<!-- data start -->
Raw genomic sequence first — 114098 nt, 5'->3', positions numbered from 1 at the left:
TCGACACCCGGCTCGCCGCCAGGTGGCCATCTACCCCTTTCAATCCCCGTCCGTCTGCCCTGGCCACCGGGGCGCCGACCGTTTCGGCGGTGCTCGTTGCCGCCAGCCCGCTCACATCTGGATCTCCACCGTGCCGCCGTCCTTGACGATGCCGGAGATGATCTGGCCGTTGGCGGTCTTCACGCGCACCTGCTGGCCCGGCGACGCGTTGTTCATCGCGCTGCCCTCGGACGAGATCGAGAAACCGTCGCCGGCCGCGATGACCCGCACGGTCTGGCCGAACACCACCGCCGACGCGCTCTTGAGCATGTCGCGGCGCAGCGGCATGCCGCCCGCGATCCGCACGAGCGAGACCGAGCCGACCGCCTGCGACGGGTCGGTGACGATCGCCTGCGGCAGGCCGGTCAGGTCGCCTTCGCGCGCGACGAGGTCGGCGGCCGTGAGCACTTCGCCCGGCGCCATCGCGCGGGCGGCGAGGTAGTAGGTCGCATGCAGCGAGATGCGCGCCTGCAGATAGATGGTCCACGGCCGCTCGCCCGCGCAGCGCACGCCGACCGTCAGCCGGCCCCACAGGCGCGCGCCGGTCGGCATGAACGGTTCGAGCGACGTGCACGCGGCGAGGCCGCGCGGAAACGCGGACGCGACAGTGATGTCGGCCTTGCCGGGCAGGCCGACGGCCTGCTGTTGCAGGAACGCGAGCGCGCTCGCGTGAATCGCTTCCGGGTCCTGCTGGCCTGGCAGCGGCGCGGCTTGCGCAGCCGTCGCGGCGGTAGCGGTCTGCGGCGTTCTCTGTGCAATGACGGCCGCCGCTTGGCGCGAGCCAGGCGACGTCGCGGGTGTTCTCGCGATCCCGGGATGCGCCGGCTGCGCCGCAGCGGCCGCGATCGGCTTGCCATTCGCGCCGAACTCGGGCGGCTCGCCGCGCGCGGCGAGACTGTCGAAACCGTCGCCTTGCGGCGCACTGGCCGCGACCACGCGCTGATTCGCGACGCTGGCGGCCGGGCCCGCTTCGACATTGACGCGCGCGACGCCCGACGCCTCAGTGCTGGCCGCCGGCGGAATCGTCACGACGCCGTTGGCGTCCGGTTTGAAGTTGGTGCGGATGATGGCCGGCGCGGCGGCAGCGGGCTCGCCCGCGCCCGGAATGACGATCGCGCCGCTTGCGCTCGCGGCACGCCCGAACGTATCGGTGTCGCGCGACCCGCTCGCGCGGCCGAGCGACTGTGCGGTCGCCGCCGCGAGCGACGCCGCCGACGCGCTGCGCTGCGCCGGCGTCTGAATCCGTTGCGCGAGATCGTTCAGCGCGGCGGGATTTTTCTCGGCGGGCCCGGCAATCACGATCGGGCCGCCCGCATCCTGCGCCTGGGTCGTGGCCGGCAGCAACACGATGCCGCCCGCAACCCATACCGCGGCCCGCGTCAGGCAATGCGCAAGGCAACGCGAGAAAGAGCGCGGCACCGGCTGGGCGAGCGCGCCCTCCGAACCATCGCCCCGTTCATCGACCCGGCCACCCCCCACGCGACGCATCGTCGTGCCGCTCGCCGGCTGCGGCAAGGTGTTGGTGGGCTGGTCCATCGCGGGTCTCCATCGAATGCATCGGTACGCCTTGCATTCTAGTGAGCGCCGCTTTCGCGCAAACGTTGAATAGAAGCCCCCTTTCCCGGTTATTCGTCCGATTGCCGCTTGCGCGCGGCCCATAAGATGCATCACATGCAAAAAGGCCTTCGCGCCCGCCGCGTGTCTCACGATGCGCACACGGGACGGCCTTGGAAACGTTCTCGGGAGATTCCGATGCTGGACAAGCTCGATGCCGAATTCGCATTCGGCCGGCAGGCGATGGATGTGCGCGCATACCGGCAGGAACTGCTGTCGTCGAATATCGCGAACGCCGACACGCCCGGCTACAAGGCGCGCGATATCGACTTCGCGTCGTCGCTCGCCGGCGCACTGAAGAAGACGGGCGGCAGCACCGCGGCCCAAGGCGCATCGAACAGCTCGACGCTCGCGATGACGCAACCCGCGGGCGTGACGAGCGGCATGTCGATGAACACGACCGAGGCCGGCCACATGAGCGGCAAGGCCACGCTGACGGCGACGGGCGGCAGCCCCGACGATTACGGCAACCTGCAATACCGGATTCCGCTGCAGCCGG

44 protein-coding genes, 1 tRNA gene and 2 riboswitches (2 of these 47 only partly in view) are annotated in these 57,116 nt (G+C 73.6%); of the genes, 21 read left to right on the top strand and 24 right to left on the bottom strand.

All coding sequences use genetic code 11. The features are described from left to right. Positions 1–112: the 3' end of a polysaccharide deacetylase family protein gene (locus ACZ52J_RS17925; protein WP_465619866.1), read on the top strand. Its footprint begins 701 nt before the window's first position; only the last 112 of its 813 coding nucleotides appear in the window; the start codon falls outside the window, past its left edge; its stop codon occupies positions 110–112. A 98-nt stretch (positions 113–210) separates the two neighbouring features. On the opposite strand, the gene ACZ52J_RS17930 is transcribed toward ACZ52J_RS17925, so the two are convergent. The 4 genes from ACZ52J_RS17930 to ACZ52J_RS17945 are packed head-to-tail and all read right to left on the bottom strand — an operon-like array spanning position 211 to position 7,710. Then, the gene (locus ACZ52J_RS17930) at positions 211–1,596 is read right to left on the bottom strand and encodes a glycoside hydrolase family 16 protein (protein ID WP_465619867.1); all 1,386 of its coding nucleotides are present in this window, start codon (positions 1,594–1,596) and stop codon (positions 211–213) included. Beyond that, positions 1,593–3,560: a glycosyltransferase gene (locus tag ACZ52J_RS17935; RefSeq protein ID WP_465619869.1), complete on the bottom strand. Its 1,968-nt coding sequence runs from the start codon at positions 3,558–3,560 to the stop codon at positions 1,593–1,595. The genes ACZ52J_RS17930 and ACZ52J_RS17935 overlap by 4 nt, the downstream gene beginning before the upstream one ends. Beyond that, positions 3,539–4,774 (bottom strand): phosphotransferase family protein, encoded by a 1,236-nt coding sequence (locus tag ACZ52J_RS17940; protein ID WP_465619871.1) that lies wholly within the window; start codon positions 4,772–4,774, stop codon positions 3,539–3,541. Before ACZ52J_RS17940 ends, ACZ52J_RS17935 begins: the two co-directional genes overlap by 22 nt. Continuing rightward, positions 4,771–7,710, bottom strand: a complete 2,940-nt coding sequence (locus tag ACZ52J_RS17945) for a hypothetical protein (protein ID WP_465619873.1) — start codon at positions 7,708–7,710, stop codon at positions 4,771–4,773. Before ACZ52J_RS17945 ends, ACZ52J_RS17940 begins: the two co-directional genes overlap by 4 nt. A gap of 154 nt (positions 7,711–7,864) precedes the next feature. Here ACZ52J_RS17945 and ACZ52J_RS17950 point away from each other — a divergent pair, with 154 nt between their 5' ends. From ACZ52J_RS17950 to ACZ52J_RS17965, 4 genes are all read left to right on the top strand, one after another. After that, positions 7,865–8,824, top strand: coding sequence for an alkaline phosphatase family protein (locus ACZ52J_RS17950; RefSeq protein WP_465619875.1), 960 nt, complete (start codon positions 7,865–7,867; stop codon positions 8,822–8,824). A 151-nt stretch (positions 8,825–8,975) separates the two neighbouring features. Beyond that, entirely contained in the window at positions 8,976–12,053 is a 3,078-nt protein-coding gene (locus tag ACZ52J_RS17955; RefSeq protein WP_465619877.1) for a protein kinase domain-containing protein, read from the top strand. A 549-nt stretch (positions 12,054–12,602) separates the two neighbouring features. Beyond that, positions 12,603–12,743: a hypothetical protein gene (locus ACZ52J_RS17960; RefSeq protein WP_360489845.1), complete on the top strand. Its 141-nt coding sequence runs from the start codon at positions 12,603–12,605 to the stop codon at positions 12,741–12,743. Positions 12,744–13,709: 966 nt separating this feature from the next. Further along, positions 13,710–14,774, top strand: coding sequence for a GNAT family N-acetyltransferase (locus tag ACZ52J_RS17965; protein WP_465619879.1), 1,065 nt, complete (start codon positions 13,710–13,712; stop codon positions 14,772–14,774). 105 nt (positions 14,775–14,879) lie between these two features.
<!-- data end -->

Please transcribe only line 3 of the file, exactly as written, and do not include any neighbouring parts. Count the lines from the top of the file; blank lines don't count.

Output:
44 protein-coding genes, 1 tRNA gene and 2 riboswitches (2 of these 47 only partly in view) are annotated in these 57,116 nt (G+C 73.6%); of the genes, 21 read left to right on the top strand and 24 right to left on the bottom strand.